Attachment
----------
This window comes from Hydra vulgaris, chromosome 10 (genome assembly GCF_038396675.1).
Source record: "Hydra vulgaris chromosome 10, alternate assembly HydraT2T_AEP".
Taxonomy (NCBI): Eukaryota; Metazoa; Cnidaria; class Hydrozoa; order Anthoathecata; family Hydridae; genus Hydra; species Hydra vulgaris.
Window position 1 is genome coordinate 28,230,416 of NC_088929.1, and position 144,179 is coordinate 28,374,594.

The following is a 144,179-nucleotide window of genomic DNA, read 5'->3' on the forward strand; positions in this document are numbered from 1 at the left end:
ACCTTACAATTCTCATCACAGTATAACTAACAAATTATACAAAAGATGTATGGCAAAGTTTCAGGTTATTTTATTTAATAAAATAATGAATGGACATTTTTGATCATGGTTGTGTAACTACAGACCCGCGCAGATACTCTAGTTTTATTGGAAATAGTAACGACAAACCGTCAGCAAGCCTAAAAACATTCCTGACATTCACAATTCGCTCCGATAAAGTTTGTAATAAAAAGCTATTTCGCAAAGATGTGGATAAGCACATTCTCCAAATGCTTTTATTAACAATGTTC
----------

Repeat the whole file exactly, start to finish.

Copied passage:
This window comes from Hydra vulgaris, chromosome 10 (genome assembly GCF_038396675.1).
Source record: "Hydra vulgaris chromosome 10, alternate assembly HydraT2T_AEP".
Taxonomy (NCBI): Eukaryota; Metazoa; Cnidaria; class Hydrozoa; order Anthoathecata; family Hydridae; genus Hydra; species Hydra vulgaris.
Window position 1 is genome coordinate 28,230,416 of NC_088929.1, and position 144,179 is coordinate 28,374,594.

The following is a 144,179-nucleotide window of genomic DNA, read 5'->3' on the forward strand; positions in this document are numbered from 1 at the left end:
ACCTTACAATTCTCATCACAGTATAACTAACAAATTATACAAAAGATGTATGGCAAAGTTTCAGGTTATTTTATTTAATAAAATAATGAATGGACATTTTTGATCATGGTTGTGTAACTACAGACCCGCGCAGATACTCTAGTTTTATTGGAAATAGTAACGACAAACCGTCAGCAAGCCTAAAAACATTCCTGACATTCACAATTCGCTCCGATAAAGTTTGTAATAAAAAGCTATTTCGCAAAGATGTGGATAAGCACATTCTCCAAATGCTTTTATTAACAATGTTC